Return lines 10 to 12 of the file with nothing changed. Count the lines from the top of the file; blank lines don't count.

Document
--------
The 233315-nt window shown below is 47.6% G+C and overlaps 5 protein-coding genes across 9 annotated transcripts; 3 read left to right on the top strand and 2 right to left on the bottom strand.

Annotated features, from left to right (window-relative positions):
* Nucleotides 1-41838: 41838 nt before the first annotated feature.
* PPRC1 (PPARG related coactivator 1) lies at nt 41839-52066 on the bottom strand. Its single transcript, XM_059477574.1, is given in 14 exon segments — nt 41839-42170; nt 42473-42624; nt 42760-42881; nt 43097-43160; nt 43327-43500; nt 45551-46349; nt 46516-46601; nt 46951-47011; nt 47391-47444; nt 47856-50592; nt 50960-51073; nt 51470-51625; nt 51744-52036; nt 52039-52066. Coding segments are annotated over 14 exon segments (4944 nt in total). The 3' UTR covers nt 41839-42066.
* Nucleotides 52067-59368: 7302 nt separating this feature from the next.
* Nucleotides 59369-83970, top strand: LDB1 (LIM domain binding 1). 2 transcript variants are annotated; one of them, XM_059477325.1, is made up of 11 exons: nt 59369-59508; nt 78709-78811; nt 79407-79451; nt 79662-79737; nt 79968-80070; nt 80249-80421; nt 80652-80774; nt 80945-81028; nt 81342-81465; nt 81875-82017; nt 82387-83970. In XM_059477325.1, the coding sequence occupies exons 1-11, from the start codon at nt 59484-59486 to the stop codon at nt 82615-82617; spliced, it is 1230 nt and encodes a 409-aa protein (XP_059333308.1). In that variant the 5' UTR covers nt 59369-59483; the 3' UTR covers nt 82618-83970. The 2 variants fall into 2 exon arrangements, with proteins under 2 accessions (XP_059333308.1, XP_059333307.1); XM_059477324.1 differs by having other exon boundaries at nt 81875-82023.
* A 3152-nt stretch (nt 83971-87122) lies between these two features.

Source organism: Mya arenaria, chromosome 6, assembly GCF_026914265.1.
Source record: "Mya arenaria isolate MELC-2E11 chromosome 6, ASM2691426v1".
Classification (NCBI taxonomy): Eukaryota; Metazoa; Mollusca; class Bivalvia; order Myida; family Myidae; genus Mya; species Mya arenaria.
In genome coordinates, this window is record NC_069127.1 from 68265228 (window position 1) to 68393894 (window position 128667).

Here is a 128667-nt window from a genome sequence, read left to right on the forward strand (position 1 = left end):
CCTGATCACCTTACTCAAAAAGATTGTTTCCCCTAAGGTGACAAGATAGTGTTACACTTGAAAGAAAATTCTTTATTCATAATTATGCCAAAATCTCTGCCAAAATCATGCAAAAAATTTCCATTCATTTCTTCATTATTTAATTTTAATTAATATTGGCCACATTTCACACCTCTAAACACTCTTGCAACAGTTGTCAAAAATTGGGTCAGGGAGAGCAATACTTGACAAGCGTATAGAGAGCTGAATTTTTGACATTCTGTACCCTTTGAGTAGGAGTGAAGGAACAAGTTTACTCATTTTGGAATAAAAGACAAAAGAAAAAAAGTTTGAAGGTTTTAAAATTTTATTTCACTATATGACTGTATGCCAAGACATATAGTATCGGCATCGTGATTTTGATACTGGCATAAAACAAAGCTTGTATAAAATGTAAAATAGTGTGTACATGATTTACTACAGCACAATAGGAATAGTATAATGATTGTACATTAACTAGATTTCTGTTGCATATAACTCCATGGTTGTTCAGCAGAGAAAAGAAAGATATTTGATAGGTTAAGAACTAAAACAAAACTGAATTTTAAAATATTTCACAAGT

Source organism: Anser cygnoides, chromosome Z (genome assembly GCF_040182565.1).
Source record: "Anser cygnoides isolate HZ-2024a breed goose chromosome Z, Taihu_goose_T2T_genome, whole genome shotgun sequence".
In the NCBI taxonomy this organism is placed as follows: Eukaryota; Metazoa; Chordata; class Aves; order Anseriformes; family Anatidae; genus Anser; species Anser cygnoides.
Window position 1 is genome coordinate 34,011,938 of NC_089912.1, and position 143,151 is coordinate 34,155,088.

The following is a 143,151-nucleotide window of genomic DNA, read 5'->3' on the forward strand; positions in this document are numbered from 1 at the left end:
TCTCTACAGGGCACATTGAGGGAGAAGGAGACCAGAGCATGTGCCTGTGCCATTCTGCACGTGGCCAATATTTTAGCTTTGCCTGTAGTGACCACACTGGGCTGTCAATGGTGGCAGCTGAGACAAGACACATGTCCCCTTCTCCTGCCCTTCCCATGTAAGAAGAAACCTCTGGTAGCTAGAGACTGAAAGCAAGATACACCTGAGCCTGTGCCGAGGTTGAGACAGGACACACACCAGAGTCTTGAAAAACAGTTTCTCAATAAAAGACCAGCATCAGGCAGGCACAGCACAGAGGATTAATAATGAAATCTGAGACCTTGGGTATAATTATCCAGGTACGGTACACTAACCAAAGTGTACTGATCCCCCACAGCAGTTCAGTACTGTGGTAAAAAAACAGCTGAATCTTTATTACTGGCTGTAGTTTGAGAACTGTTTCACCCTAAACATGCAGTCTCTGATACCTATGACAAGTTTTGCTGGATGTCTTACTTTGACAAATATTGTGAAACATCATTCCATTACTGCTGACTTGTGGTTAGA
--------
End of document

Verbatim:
Classification (NCBI taxonomy): Eukaryota; Metazoa; Mollusca; class Bivalvia; order Myida; family Myidae; genus Mya; species Mya arenaria.
In genome coordinates, this window is record NC_069127.1 from 68265228 (window position 1) to 68393894 (window position 128667).

Here is a 128667-nt window from a genome sequence, read left to right on the forward strand (position 1 = left end):